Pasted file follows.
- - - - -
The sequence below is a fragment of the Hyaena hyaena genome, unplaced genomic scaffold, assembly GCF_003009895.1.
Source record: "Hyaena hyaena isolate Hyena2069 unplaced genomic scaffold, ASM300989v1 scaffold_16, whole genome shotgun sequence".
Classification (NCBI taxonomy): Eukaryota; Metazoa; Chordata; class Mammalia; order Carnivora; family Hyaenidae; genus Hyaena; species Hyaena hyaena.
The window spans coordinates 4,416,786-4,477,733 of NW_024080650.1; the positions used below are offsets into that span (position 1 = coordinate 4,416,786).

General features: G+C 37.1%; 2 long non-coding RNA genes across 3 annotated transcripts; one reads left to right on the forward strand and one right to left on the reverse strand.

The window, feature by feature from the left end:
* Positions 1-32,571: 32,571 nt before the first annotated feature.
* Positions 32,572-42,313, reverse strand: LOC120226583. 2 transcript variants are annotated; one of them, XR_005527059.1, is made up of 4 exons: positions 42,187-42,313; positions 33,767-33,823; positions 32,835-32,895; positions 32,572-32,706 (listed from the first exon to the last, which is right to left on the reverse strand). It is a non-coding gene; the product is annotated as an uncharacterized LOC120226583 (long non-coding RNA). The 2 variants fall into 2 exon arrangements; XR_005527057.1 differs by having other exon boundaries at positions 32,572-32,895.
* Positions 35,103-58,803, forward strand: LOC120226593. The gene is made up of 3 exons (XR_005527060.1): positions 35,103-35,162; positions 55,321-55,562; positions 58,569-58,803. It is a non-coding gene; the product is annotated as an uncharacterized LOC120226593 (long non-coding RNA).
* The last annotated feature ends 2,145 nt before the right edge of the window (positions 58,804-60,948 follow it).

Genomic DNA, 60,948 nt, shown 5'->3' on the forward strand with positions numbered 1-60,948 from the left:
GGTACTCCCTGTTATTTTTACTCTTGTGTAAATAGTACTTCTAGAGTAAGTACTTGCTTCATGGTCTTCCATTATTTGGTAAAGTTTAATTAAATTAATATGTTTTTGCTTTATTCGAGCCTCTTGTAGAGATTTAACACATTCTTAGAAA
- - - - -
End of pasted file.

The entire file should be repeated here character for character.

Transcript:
The sequence below is a fragment of the Hyaena hyaena genome, unplaced genomic scaffold, assembly GCF_003009895.1.
Source record: "Hyaena hyaena isolate Hyena2069 unplaced genomic scaffold, ASM300989v1 scaffold_16, whole genome shotgun sequence".
Classification (NCBI taxonomy): Eukaryota; Metazoa; Chordata; class Mammalia; order Carnivora; family Hyaenidae; genus Hyaena; species Hyaena hyaena.
The window spans coordinates 4,416,786-4,477,733 of NW_024080650.1; the positions used below are offsets into that span (position 1 = coordinate 4,416,786).

General features: G+C 37.1%; 2 long non-coding RNA genes across 3 annotated transcripts; one reads left to right on the forward strand and one right to left on the reverse strand.

The window, feature by feature from the left end:
* Positions 1-32,571: 32,571 nt before the first annotated feature.
* Positions 32,572-42,313, reverse strand: LOC120226583. 2 transcript variants are annotated; one of them, XR_005527059.1, is made up of 4 exons: positions 42,187-42,313; positions 33,767-33,823; positions 32,835-32,895; positions 32,572-32,706 (listed from the first exon to the last, which is right to left on the reverse strand). It is a non-coding gene; the product is annotated as an uncharacterized LOC120226583 (long non-coding RNA). The 2 variants fall into 2 exon arrangements; XR_005527057.1 differs by having other exon boundaries at positions 32,572-32,895.
* Positions 35,103-58,803, forward strand: LOC120226593. The gene is made up of 3 exons (XR_005527060.1): positions 35,103-35,162; positions 55,321-55,562; positions 58,569-58,803. It is a non-coding gene; the product is annotated as an uncharacterized LOC120226593 (long non-coding RNA).
* The last annotated feature ends 2,145 nt before the right edge of the window (positions 58,804-60,948 follow it).

Genomic DNA, 60,948 nt, shown 5'->3' on the forward strand with positions numbered 1-60,948 from the left:
GGTACTCCCTGTTATTTTTACTCTTGTGTAAATAGTACTTCTAGAGTAAGTACTTGCTTCATGGTCTTCCATTATTTGGTAAAGTTTAATTAAATTAATATGTTTTTGCTTTATTCGAGCCTCTTGTAGAGATTTAACACATTCTTAGAAA